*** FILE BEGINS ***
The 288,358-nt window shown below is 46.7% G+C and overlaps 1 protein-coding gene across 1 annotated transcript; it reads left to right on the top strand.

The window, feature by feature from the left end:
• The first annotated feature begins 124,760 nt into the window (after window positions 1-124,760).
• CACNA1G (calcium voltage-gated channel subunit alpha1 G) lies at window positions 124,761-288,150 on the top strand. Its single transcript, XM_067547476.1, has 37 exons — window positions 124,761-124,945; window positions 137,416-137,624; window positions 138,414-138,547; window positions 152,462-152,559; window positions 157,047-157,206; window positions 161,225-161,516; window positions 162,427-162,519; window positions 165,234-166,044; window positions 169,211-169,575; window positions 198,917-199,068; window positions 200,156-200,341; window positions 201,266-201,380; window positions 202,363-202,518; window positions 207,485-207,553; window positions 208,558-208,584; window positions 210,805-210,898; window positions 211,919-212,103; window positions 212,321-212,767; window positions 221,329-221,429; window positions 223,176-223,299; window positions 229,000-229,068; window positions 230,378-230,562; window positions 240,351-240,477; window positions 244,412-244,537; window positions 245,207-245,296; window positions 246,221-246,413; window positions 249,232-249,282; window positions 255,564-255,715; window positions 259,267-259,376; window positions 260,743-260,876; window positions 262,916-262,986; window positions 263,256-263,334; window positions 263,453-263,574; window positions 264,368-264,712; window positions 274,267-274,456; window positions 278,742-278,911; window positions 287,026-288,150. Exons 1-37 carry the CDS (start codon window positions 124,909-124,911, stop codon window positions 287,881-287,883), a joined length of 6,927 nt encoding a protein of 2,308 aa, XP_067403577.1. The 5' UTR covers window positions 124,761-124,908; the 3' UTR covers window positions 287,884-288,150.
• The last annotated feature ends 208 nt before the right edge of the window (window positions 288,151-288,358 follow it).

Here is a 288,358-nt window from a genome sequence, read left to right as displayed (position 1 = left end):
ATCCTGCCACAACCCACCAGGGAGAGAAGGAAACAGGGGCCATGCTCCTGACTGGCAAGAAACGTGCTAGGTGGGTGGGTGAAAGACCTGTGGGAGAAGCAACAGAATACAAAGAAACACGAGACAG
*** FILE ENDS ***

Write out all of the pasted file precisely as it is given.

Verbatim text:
The 288,358-nt window shown below is 46.7% G+C and overlaps 1 protein-coding gene across 1 annotated transcript; it reads left to right on the top strand.

The window, feature by feature from the left end:
• The first annotated feature begins 124,760 nt into the window (after window positions 1-124,760).
• CACNA1G (calcium voltage-gated channel subunit alpha1 G) lies at window positions 124,761-288,150 on the top strand. Its single transcript, XM_067547476.1, has 37 exons — window positions 124,761-124,945; window positions 137,416-137,624; window positions 138,414-138,547; window positions 152,462-152,559; window positions 157,047-157,206; window positions 161,225-161,516; window positions 162,427-162,519; window positions 165,234-166,044; window positions 169,211-169,575; window positions 198,917-199,068; window positions 200,156-200,341; window positions 201,266-201,380; window positions 202,363-202,518; window positions 207,485-207,553; window positions 208,558-208,584; window positions 210,805-210,898; window positions 211,919-212,103; window positions 212,321-212,767; window positions 221,329-221,429; window positions 223,176-223,299; window positions 229,000-229,068; window positions 230,378-230,562; window positions 240,351-240,477; window positions 244,412-244,537; window positions 245,207-245,296; window positions 246,221-246,413; window positions 249,232-249,282; window positions 255,564-255,715; window positions 259,267-259,376; window positions 260,743-260,876; window positions 262,916-262,986; window positions 263,256-263,334; window positions 263,453-263,574; window positions 264,368-264,712; window positions 274,267-274,456; window positions 278,742-278,911; window positions 287,026-288,150. Exons 1-37 carry the CDS (start codon window positions 124,909-124,911, stop codon window positions 287,881-287,883), a joined length of 6,927 nt encoding a protein of 2,308 aa, XP_067403577.1. The 5' UTR covers window positions 124,761-124,908; the 3' UTR covers window positions 287,884-288,150.
• The last annotated feature ends 208 nt before the right edge of the window (window positions 288,151-288,358 follow it).

Here is a 288,358-nt window from a genome sequence, read left to right as displayed (position 1 = left end):
ATCCTGCCACAACCCACCAGGGAGAGAAGGAAACAGGGGCCATGCTCCTGACTGGCAAGAAACGTGCTAGGTGGGTGGGTGAAAGACCTGTGGGAGAAGCAACAGAATACAAAGAAACACGAGACAG